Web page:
Technical overhaul

I.e. All the functionality bits, and there was a lot of changes in that aspect.

As previously mentioned, there was a big change in terms of merging everything together: the main website, and the blog page. I took the technologies of the latter, Gatsby and React, and used those to start this project.

I started with the same foundations I did for my blog site, that being the gatsby-blog-starter. Essentially, Gatsby allows you to create projects based on pre-existing templates. This one, was neatly wrapped with all the blogging functionality I needed. Not that I couldn’t have done it myself, but it was quicker to use this to get my work off of the ground (Thank you Kyle Mathews, absolute saviour).

The next thing to do was to move content around and add more pages. I turned the blog listing code into a separate component, so that I’d be able to reference it in both the blog page, as well as the main page like I’d initially intended. I made some additional changes to how the blogs themselves were formatted. As an example, getting the blogs to display with a thumbnail, as well as customising the metadata to show the thumbnail when sharing links too.

Along with the blog code, I also added a little feature to the blogs index page. That feature being the tag filters. I haven’t added pages to browse individual tags yet, but I instead opted for a drop down menu to filter through the tags on that page. It’s good for the moment, as I don’t have a lot of articles. It may become an issue later but, there’s a good amount of time before it really gets bad.

Filter posts feature.

After that, I took to doing the rest of it. This time I decided upon having multiple pages instead of doing a 1 page gig like last time. So I created each of the pages, all with their cool little features. As an example, the about page is supposed to have a testimonials carousel. Well given I don’t have any testimonials, it was left out of the final release (for now). But how do I store testimonials? Well, I actually decided to store them as json files. I essentially read each json object, grab their values and display them according to what their values are. I also do this with all my portfolio projects, which I’ll show you a comparison of.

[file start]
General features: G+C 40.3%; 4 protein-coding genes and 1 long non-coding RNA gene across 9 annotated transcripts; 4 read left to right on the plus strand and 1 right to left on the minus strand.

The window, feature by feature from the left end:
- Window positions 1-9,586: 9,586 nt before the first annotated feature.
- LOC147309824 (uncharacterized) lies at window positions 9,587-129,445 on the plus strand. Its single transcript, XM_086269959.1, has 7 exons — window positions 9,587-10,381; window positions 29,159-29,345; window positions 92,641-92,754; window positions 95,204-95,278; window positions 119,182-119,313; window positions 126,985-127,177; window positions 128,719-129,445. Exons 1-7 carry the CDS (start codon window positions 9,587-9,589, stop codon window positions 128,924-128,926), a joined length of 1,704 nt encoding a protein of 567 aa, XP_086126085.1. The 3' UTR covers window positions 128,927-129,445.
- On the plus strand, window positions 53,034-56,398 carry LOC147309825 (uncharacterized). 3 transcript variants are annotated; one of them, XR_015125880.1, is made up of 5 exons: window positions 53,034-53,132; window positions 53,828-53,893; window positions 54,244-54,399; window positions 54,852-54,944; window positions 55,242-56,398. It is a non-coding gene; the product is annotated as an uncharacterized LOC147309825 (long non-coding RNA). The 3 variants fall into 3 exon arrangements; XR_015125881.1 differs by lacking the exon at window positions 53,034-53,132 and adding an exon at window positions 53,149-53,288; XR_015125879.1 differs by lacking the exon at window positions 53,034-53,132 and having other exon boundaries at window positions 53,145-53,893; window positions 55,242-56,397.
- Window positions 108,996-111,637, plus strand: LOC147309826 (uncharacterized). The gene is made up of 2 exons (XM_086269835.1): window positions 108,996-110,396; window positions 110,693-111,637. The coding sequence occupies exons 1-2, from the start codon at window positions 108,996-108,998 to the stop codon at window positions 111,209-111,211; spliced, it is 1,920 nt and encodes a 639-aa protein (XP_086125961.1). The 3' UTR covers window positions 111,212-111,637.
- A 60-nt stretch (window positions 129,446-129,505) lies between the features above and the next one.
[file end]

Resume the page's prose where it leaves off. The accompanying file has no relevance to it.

The contact form was a little fun to do as well. I went through and added a bunch of validation code in there, making sure that valid email addresses were being entered so I could avoid spam. Part of this didn’t actually work though, as I got a message full of nonsensical garbage earlier this month. So I’ll be strapping on an additional captcha verification on soon.

A spam message recieved on my contact form.

Final notes

So how did I find this project? Pretty good to be fair. It was definitely a good challenge to bring my knowledge and plunge myself into a full React/Gatsby project. I definitely learned a lot too, about things like React Hooks, node packages, and tackling problems in general with JavaScript. It was also great for me to be in touch with a few Dev communities, as they helped me out through some of the issues I couldn’t get over - big props to the r/webdev Discord!

Glad to finally be able to blog again too, it’s been a good while and I think I’m a little less burned out on articles. Let’s see if I can write about a few more interesting topics hey?

Will I decide to change the design up and revamp it all again? Maybe. I’ve got a couple recolouring bits I want to do, which is just about adding a contrasting accent colour for each theme to help stand those areas out. I also might look at replacing the avatars with animated SVGs instead. But that’s something I can do whilst I complete my #100DaysOfCode challenge.

Oh yeah, I’m doing one of those. So if you’re not following my Twitter or Instagram already, you might want to hop on that bandwagon.

Until next time!

Written by Anthony Ingall who makes stuff in Peterborough. You should follow him on Twitter or GitHub.